One of those things costs about $9 billion, all up and running. (Actually, a new one was just commissioned at an estimated $13 billion, all in. But we’ll stick for now with the traditionally accepted $9 billion price tag. And I believe we’re now maintaining ten of them, although their survival rate in a nuclear war would be . . . well, you probably don’t want to know.)

Meantime, there are about 120 million actual federal income taxpayers in America. So the cost of one of those aircraft carriers, per taxpayer, is about $75. What’s the “fair share” of the cost for each American taxpayer? After all, most of us have just one life and just one home and just one set of children that aircraft carrier is going to “protect.” So, my “fair share,” obviously, is $75. Bill Gates’ “fair share” is $75. Donald Trump’s “fair share” is $75. The “fair share” of the homeless guy camped under the bridge is $75.

If you think it’s excessive to make poorer Americans pay $75 per aircraft carrier, the first question you might want to ask is whether we need ten, and if so whether there isn’t somewhere else we could cut.

Like maybe the price-fixing, malnutrition-encouraging Department of Agriculture; the economy-destroying EPA; the private-property-rights destroying BLM; the DEA (which currently helps lock up more than a million non-violent Americans with no constitutional justification); the Second-Amendment-infringing BATF; the useless and counterproductive DOE; the other useless and counterproductive DOE, any federal or state tax funding of today’s incredibly costly and wretchedly-performing coercion-based government schools . . .

The United States Constitution, as written, understood and embraced this truly “fair share” principle, creating only two kinds of federal taxes: the excise — an indirect tax assessed not directly on American consumers but instead on dealers of “privileged,” licensed luxury commodities, such as alcohol or, today, tires and gasoline (it’s Washington that declares those commodities to be “luxury goods,” don’t talk to me) — and “direct” taxes, which had to be “capitated”: that is to say, a “head tax” charged to and collected by the states based on their populations as revealed by the Census.

That’s the way Washington paid off the debt run up through the very expensive and bloody conquest and military subjugation of our neighboring, independent constitutional republic to the south, the Confederate States of America. They sent bills to the states. (Washington City had similarly conquered Mexico about 20 years earlier. In that case, though, they gave most of it back.)

This only changed with the ratification in 1913 of the socialist “income tax.” (Yes, there’s evidence Secretary of State Philander Knox lied when he claimed sufficient states had ratified. More importantly, the text of the Sixteenth Amendment does not specify federal income taxes shall be “direct” taxes. Since no earlier constitutional tax provisions are specifically repealed, that means any such federal taxes on income must be collected as an indirect excise. But let’s not get into that, here.)

Of course, proponents swore up and down this measure would never inconvenience anyone but the “very rich” — millionaires and the like.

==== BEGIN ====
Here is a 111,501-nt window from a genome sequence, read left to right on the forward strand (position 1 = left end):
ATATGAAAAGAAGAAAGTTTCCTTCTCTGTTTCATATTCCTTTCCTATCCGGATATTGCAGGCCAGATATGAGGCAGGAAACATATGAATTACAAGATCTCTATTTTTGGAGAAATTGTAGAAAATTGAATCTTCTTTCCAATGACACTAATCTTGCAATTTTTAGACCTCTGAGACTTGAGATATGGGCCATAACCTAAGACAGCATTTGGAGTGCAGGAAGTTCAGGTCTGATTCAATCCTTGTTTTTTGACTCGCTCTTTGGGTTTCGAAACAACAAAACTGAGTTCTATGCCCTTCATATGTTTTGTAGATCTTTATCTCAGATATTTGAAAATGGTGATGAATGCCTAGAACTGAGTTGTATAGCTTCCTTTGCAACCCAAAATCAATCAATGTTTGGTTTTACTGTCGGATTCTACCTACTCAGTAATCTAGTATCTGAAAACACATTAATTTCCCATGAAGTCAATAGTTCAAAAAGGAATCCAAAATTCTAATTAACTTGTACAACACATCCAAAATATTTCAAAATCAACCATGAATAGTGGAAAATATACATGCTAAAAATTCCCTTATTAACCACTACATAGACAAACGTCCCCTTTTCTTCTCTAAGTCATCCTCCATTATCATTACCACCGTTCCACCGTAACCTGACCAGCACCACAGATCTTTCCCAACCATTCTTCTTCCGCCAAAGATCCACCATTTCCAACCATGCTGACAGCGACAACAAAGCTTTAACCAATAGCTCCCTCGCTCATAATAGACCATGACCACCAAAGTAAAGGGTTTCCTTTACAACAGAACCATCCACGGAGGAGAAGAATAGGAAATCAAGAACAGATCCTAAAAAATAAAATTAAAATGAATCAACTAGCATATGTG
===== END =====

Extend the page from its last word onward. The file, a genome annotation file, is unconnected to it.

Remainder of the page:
Even then, Really Big Liar Franklin Roosevelt campaigned as late as 1932 on a Democratic platform calling for a “federal budget annually balanced,” personally calling the steeply graduated income tax and federal old-age pension plan demanded by the Socialist Party “fantastic and un-American.”

(Why don’t we see a prominent socialist party on our ballot in America today? Actually, we now have two -– the Republicrats and the Demopublicans — both far more terrified of Donald Trump than of Gary Johnson, or of each other. Why do you think all the Bushes vow to vote for Hillary?)

Once we move away from this notion that each adult’s “fair share” of a given tax is an EQUAL share, the greedy socialists refuse to set ANY maximum level to their dreamed-of “fair share” taxation. They simply soak “the rich” for as much as they can -– always excepting the REALLY rich, who hire lobbyists to bribe congresscritters to create all kind of special “exemptions” and “deductions” so that many of the very, very rich end up paying at lower effective rates than we’re told, leaving the bulk of the “redistributed” burden on the shoulders of very hard working, upper-middle-class business owners and investors who can’t afford to station their own, personal, tax-crafting lobbyists at the Capitol.

In fact, given the chance, Hillary would raise taxes on the middle class, just as Bill Clinton did, just as Barack Obama did: ( http://www.investors.com/politics/editorials/hillary-will-raise-taxes-on-the-middle-class-just-like-bill-did/ .)



See Dan Mitchell demonstrate (again), in fewer than 500 words, why socialist redistribution will always fail, causing nothing but bitter in-fighting and universal poverty: https://danieljmitchell.wordpress.com/2011/11/16/does-socialism-work-a-classroom-experiment/

See Veronique de Rugy at Reason magazine demonstrate “the rich” already pay far more than their “fair share” . . . and that (since taxpayers can engage in tax-avoidance behaviors, the most radical of which is to close their businesses and stop working) no increase in top marginal rates has ever resulted in a sustained overall “grab” of more than about 19 percent: